Debt in everyday life

A critique on the increasing role of finance in social policy

A critique on the increasing role of finance in social policy

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Balasubramanian, Pooja
The Current Column (2021)

Bonn: German Development Institute / Deutsches Institut für Entwicklungspolitik (DIE), The Current Column of 15 December 2021

In the book ‘Debt: The first 5000 years’, David Graeber reminded us that debt always had an important place in the history of humanity and class struggles. However, it is only after the 2008 Global Financial Crisis, which exacerbated household debts, that the critical role of finance and debt in everyday life became more prominent. Today we experience a ‘crisis of care’ which is demanding higher working hours, offers reduced or privatised social welfare, and forces people to borrow for social reproduction such as consumption, healthcare, education and housing. Throughout the pandemic, social movements across many developing countries have emerged, demanding the immediate cancellation of unfair debt. Alongside these movements, a report was published by the UNHCR in 2020 highlighting the human rights violations in the context of private debt – especially individual and household debt.

In a standard economic textbook, debt (credit) is considered a tool for ‘greasing the wheels’ of a household (economy). There is an expectation within development cooperation that access to loans for the poor will bootstrap them out of poverty, and the untapped financially excluded groups can become allies in enabling economic growth. While access to credit per say is not the problem, it is over-indebtedness, the abusive contractual terms and collection practices that can quickly turn an empowering tool into a debt trap. Furthermore, conditions such as stagnant wage growth, accompanied by precarious jobs and the slow demolition of the welfare state push households to borrow for consumption, thereby creating an unending cycle of indebtedness amongst poor.

One gap that is rarely discussed in research is the increasing penetration of finance within social policy that is further pushing individuals and households into a debt-poverty trap. What does this entail? What are the potential alternatives to achieve a sustainable model for development with regard to finance and debt?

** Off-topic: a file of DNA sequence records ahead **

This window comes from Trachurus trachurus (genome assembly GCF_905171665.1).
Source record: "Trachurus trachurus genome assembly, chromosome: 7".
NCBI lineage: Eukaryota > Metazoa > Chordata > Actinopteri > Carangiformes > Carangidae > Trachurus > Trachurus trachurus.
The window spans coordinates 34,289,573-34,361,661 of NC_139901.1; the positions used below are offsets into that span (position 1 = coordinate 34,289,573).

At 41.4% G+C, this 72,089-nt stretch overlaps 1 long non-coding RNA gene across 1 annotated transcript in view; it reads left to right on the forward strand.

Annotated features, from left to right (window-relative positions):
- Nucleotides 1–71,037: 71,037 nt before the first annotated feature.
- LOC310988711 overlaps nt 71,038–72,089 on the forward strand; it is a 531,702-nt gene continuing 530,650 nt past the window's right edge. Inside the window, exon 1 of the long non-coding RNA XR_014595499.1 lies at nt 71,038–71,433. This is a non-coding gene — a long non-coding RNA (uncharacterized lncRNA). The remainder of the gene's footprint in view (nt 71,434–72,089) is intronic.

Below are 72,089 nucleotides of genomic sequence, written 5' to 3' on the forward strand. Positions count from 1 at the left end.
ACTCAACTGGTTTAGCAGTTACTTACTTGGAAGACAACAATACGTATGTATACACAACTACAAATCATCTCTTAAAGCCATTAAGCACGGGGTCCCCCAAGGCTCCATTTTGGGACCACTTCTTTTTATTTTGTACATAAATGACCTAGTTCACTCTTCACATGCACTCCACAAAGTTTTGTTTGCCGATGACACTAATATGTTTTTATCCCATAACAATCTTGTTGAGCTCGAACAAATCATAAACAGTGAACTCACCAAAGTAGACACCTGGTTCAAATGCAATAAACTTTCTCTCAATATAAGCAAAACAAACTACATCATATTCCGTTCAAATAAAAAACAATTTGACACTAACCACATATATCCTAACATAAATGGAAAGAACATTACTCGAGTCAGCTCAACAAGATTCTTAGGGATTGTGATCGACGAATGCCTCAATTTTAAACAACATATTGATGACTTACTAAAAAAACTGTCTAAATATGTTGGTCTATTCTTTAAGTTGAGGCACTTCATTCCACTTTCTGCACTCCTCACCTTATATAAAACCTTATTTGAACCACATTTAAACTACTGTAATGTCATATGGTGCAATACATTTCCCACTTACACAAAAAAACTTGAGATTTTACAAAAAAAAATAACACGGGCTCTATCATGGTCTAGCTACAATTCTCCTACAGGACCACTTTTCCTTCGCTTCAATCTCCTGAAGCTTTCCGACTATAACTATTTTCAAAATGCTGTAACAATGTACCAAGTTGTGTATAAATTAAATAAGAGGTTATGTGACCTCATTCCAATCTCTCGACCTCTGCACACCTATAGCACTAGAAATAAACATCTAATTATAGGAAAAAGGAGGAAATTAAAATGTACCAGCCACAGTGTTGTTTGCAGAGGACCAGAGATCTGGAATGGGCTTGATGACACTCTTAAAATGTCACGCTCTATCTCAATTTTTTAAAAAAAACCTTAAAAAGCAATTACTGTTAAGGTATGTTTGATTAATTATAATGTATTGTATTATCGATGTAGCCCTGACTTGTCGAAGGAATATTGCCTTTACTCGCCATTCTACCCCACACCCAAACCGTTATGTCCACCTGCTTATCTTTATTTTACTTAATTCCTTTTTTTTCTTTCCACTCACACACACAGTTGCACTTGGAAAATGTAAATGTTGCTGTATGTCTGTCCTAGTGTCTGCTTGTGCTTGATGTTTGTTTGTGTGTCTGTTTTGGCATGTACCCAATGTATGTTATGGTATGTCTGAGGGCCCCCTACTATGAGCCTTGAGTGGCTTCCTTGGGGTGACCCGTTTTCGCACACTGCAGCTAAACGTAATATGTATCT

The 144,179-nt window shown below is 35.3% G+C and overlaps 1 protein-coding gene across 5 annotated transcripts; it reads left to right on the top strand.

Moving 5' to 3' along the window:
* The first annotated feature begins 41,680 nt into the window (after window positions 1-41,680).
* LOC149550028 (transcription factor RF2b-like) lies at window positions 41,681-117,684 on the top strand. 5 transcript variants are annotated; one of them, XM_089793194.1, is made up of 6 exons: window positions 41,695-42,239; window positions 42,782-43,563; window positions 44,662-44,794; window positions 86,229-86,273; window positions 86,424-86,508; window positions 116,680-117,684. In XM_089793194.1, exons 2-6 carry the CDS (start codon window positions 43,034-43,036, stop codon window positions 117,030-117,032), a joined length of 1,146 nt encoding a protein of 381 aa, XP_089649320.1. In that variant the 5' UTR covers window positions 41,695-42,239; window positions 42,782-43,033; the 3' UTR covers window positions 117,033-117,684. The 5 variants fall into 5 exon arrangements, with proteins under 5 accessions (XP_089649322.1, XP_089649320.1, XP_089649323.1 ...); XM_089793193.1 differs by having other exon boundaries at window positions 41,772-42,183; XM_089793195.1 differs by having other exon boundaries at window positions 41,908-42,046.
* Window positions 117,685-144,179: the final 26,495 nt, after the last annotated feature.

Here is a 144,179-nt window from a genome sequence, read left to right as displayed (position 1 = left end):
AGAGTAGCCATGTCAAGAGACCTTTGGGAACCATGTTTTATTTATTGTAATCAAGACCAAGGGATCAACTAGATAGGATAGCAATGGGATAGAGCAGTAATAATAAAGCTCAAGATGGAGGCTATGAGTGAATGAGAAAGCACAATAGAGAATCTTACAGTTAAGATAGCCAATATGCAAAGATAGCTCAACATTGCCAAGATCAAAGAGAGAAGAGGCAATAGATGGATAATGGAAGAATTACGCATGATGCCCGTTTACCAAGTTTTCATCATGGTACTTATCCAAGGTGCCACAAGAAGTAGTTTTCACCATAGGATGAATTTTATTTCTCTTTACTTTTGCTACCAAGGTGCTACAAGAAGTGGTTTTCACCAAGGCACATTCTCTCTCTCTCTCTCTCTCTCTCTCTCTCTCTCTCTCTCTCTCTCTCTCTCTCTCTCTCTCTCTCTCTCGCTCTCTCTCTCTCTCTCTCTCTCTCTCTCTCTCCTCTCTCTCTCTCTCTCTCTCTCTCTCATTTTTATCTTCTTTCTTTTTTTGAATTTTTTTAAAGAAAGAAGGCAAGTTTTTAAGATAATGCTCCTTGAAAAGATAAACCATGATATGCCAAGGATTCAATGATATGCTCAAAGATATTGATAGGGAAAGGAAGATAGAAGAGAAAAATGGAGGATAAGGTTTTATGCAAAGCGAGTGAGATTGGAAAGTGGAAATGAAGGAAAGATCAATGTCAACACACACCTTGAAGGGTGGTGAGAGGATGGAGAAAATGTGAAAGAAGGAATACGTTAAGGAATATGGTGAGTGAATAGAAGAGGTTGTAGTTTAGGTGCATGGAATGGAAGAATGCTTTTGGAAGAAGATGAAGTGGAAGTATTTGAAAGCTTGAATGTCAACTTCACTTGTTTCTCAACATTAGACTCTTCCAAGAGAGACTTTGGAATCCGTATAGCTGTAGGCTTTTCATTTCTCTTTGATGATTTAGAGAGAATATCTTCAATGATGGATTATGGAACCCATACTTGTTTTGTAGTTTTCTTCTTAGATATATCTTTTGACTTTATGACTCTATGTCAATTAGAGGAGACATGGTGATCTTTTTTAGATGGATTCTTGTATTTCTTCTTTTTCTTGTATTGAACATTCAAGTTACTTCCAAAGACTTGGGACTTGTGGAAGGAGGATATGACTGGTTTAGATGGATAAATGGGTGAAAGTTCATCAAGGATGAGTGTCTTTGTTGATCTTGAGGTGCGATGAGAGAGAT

Financialisation of social policies

The term financialisation addresses an increasing role of financial markets, actors and institutions, and the fact that profits occur through financial channels. Financialisation in the realm of social policy can be observed through an increased push towards financial inclusion and emphasis on providing microfinance, and the use of income transfers. The primary objective was to boost consumption and increase market nexus by integrating the poorest population groups within the system. By making social policy primarily dependent on facilitating credit access, financial inclusion is bearing the onus for poverty alleviation. And cash transfers that form a bulk of the social schemes are eroding the notions of universality and de-commodification, pillars of an ideal social protection framework advocated by the International Labor Organization. Individuals are now required to ‘purchase’ public goods that are supposed to be provided by the state.

Another aspect of financialisation is the introduction of various forms of payment and financial technologies whereby repayment instalments are deducted automatically from paychecks. Such a form of credit tied to the income is known as consigned credit, predominantly used by civil servants or formal salaried employers. Nowadays, we see such a type of lending where the income becomes a collateral, applied to social transfers received by the beneficiaries. Examples of this are the “Bolsa Familia” in Brazil or the South African cash transfer programme. Governments, International Financial Institutions and financial companies are increasingly joining the financial inclusion bandwagon, and why not? There are close to two billion adults without a bank account, all of them are potential customers, and the cash transfer becomes the tool of a risk-free profit for the institutions offering the loan. As Susanne Soederberg writes, there are ‘No more welfare states but debtfare states’.

Movements against the ‘collateralisation’ of social policy

There has been increasing public mobilisation across the world, with some of the prominent movements being the Strike Debt, Debt Collective and Occupy Wall Street and organisations such as Jubilee South and the Committee for Abolition of Illegitimate Debt (CADTM) at the forefront. Some of the alternatives they propose to achieve a fair and just model of development include complete moratorium of public debt repayment and cancelation of unjust personal debt (student debt, abusive mortgage loans, microcredit loans), regulation of banks and financial corporations (NBFCs), imposition of taxation on assets and wealth and radical increase in public expenditure (focusing on universal healthcare and education). Currently across different developing countries, the Committee for the Abolition of Illegitimate Debt (CADTM) is coordinating workshops to train citizens to undertake Debt Audits to identify such unfair debts. Although it is currently difficult to predict the outcomes of the various ongoing social movements, studies by organizations such as UNCTAD and UNHCR that have directly addressed the link between illegitimate, unfair household indebtedness and human development are a silver lining.

About the author

Balasubramanian, Pooja

Social Economics


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